Saturday, 5 March 2016

My founding fathers and mothers

Yesterday I read this post about the Bolívar cult by Mónica Correa. I liked it a lot, although I disagree with the details about when the cult started. Correa, like many other Venezuelans, consinders the personality cult around Bolívar started really when Guzmán Blanco came to power. As German historian Norbert Rehrmann and others indicated, it was rather Bolívar himself who initiated the mental cult.

Then it was Antonio José Páez who re-started the cult in the early forties of the XIX century, when the world price for coffee - Venezuela's main export back then- plummeted and popular unrest threatened Venezuela's stability. Páez needed a big event to gain popularity.

You should read this decree by Páez to understand how he initiated the cult to this figure.

Many Venezuelans now would find it hard to believe Antonio José Páez would have been the actual promoter of the Bolívar cult. Venezuelans were taught from early on about the very real conflicts that separated Bolívar and Páez once Bolivar focused on his idea of governing the Gran Colombia. The thing is that what happened between Bolívar and Páez didn't prevent the latter to use the myth of the former in order to gain popularity. That is how he brought Bolívar's bones to Caracas from Colombia, how he tried to call Caracas Bolivar (at the end people would rename Angostura Bolívar, but that happened a bit later), how he organised Bolivar cult ceremonies in every Plaza Mayor of Venezuela then - those Plazas Mayores are now called Plazas Bolivar. Páez was also the one who reverted a law that had been introduced in order to stop the cult of the caudillo in congress. Páez was the one who started bringing marble statues of Bolívar from Europe.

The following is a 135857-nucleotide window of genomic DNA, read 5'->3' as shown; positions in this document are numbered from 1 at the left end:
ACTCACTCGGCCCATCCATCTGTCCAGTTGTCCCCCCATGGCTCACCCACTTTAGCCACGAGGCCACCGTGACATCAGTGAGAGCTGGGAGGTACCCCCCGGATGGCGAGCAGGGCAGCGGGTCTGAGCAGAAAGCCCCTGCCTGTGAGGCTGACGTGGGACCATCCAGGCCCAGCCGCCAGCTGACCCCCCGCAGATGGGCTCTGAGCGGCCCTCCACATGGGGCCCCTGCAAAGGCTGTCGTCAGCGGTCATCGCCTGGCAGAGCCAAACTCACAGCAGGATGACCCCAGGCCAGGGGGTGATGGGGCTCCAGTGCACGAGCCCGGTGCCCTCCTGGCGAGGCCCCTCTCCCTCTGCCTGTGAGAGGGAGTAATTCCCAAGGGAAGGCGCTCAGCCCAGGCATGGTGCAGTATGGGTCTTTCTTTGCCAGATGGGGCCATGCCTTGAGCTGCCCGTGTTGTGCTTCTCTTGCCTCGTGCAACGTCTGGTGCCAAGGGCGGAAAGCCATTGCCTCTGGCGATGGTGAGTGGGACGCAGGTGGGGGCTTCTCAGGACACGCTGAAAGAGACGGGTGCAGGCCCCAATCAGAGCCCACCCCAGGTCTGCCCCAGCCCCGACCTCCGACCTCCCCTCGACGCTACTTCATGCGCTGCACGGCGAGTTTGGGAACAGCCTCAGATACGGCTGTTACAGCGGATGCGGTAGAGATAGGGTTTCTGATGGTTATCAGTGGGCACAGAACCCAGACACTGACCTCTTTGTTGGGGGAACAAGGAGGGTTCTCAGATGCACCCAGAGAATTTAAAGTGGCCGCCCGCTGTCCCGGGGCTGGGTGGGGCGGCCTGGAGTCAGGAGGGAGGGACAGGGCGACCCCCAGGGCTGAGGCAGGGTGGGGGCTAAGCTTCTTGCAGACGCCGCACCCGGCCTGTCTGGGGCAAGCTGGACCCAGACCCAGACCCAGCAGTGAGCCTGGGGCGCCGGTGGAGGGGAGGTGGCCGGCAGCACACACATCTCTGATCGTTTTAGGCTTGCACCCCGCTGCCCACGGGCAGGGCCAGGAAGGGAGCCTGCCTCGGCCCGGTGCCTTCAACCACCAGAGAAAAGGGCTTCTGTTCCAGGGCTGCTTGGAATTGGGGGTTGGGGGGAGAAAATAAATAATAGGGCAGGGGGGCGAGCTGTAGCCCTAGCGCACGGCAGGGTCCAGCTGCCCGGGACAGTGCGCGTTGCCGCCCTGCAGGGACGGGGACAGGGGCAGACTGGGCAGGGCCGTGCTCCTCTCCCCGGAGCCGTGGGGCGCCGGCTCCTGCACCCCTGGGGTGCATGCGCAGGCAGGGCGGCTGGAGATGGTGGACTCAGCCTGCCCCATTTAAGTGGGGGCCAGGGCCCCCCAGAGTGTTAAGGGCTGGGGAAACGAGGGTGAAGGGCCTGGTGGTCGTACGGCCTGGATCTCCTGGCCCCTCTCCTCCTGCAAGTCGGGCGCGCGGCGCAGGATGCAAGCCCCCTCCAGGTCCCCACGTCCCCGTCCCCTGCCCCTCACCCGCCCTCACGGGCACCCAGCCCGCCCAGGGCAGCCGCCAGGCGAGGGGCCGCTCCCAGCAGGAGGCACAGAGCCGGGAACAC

The post's comments ended up revolving around the idea of "founding fathers". I thought about that as well and I wondered why it was that I never had such a fixation with the military men that ruled my country. The reason, I realised was that my founding fathers - and mothers - were very different from what I got at school.

My founding fathers and mothers were Spanish settlers from the XVI to the XIX century fleeing poverty in Spain. My founding fathers and mothers were the native Americans who lived for so long before around the then beautiful Valencia Lake, people who produced those petroglyphs and who cooked those arepas and wove those cotton clothes we hardly know about. My founding fathers and mothers were the black slaves who came from Western Africa with nothing but chains and humour and music and energy and probably many other things in their minds that we are no longer aware of because that is how history works.

My founding fathers and mothers were my great-grandparents and grandparents who worked very hard in their humble conucos,  their small land plots, to grow corn, beans, tomatoes and cotton, to raise chickens and pigs to feed their family and others.

My founding fathers and mothers were those who taught so many children to read and write, to count, who helped young adults to think analytically about economic issues, who introduced modern health practices in Venezuelan villages that until then were in conditions similar to those of Europe's Middle Ages.

If there was the need for any other kind of "founding fathers", my father and mother brought me to public talks of scientists Fernández Morán and Jacinto Convit and showed me - I was so lucky - the theatre work of poet Aquiles Nazoa. My sisters even took part in Nazoa's children theatre group.

My own founding father and mother taught me the magic of producing food and making something technical work.

My founding parents were actual doers, not military men.

I am convinced we can reshape what kind of myths and role models we need. Other countries have done so.

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